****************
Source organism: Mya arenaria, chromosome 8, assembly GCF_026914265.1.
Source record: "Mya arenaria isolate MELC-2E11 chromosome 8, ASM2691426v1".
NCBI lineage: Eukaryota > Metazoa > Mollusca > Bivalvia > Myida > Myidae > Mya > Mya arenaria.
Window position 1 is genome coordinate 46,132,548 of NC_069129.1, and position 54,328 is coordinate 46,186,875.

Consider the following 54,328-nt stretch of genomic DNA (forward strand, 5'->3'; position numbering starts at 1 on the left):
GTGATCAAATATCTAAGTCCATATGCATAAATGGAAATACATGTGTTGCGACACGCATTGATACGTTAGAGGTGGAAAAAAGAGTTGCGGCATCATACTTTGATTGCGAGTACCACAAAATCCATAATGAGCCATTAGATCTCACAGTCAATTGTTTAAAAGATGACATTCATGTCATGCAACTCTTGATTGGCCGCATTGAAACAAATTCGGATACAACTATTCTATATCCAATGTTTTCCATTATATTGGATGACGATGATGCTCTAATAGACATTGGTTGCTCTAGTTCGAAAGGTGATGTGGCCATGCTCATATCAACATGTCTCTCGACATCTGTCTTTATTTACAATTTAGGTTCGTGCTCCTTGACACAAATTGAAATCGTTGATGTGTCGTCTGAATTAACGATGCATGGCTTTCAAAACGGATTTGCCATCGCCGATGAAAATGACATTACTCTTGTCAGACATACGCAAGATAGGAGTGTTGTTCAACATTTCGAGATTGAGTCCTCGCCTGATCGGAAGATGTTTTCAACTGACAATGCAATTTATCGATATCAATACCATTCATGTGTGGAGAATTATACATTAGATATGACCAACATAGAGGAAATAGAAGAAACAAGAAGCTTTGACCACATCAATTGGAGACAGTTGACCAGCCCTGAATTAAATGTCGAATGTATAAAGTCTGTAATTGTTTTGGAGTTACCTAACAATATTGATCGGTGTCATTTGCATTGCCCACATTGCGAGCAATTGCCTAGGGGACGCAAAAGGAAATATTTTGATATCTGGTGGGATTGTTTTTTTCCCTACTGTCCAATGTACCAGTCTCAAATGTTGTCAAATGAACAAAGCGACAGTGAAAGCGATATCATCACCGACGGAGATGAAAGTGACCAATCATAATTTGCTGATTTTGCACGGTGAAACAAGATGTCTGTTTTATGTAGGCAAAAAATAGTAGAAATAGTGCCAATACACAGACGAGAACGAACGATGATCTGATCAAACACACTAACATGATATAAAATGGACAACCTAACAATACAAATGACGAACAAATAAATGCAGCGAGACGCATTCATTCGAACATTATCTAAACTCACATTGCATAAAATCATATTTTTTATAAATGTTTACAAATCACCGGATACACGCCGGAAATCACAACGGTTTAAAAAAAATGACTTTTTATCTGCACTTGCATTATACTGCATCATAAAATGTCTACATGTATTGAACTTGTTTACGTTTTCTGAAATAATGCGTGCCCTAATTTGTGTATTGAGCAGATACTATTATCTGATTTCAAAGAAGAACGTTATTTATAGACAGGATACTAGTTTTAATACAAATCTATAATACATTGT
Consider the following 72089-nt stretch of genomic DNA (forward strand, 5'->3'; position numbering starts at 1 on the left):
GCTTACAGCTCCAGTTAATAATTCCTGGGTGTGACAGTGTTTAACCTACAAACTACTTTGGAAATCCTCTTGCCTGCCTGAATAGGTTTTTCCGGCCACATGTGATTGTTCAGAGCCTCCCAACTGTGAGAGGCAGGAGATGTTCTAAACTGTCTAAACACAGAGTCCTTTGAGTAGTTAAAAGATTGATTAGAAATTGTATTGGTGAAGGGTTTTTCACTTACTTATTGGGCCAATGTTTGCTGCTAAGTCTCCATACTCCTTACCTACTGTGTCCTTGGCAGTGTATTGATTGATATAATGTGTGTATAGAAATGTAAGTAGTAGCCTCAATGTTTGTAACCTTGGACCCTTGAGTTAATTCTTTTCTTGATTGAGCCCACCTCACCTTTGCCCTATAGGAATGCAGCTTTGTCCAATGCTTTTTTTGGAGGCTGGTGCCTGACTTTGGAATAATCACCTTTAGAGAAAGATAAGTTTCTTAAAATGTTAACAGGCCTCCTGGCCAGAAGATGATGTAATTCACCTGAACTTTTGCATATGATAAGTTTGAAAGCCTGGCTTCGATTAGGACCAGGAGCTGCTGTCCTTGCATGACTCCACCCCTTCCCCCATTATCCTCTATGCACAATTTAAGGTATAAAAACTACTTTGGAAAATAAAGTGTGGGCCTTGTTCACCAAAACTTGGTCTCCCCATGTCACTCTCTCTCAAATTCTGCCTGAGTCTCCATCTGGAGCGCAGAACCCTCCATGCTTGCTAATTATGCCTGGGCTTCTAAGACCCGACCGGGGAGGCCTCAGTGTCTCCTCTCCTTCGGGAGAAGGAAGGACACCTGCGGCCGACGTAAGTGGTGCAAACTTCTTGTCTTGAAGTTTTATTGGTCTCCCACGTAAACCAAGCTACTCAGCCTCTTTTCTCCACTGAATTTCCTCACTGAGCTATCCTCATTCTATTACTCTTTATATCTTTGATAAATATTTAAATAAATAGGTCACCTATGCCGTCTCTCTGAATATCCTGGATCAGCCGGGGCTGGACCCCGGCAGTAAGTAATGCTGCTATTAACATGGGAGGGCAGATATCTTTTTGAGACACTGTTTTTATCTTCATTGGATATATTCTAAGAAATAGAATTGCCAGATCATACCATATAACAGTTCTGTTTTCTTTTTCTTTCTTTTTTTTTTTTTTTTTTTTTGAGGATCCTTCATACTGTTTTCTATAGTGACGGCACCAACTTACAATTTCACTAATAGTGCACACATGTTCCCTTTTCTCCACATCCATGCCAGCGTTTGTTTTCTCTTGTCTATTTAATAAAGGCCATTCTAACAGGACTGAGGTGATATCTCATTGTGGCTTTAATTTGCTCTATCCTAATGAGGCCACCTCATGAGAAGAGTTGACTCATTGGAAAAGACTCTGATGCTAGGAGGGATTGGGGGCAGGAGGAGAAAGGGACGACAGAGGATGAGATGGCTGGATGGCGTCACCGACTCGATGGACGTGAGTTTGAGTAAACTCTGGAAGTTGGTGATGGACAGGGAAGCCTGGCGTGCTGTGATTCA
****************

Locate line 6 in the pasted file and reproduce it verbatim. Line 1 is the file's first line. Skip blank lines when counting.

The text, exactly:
GTGATCAAATATCTAAGTCCATATGCATAAATGGAAATACATGTGTTGCGACACGCATTGATACGTTAGAGGTGGAAAAAAGAGTTGCGGCATCATACTTTGATTGCGAGTACCACAAAATCCATAATGAGCCATTAGATCTCACAGTCAATTGTTTAAAAGATGACATTCATGTCATGCAACTCTTGATTGGCCGCATTGAAACAAATTCGGATACAACTATTCTATATCCAATGTTTTCCATTATATTGGATGACGATGATGCTCTAATAGACATTGGTTGCTCTAGTTCGAAAGGTGATGTGGCCATGCTCATATCAACATGTCTCTCGACATCTGTCTTTATTTACAATTTAGGTTCGTGCTCCTTGACACAAATTGAAATCGTTGATGTGTCGTCTGAATTAACGATGCATGGCTTTCAAAACGGATTTGCCATCGCCGATGAAAATGACATTACTCTTGTCAGACATACGCAAGATAGGAGTGTTGTTCAACATTTCGAGATTGAGTCCTCGCCTGATCGGAAGATGTTTTCAACTGACAATGCAATTTATCGATATCAATACCATTCATGTGTGGAGAATTATACATTAGATATGACCAACATAGAGGAAATAGAAGAAACAAGAAGCTTTGACCACATCAATTGGAGACAGTTGACCAGCCCTGAATTAAATGTCGAATGTATAAAGTCTGTAATTGTTTTGGAGTTACCTAACAATATTGATCGGTGTCATTTGCATTGCCCACATTGCGAGCAATTGCCTAGGGGACGCAAAAGGAAATATTTTGATATCTGGTGGGATTGTTTTTTTCCCTACTGTCCAATGTACCAGTCTCAAATGTTGTCAAATGAACAAAGCGACAGTGAAAGCGATATCATCACCGACGGAGATGAAAGTGACCAATCATAATTTGCTGATTTTGCACGGTGAAACAAGATGTCTGTTTTATGTAGGCAAAAAATAGTAGAAATAGTGCCAATACACAGACGAGAACGAACGATGATCTGATCAAACACACTAACATGATATAAAATGGACAACCTAACAATACAAATGACGAACAAATAAATGCAGCGAGACGCATTCATTCGAACATTATCTAAACTCACATTGCATAAAATCATATTTTTTATAAATGTTTACAAATCACCGGATACACGCCGGAAATCACAACGGTTTAAAAAAAATGACTTTTTATCTGCACTTGCATTATACTGCATCATAAAATGTCTACATGTATTGAACTTGTTTACGTTTTCTGAAATAATGCGTGCCCTAATTTGTGTATTGAGCAGATACTATTATCTGATTTCAAAGAAGAACGTTATTTATAGACAGGATACTAGTTTTAATACAAATCTATAATACATTGT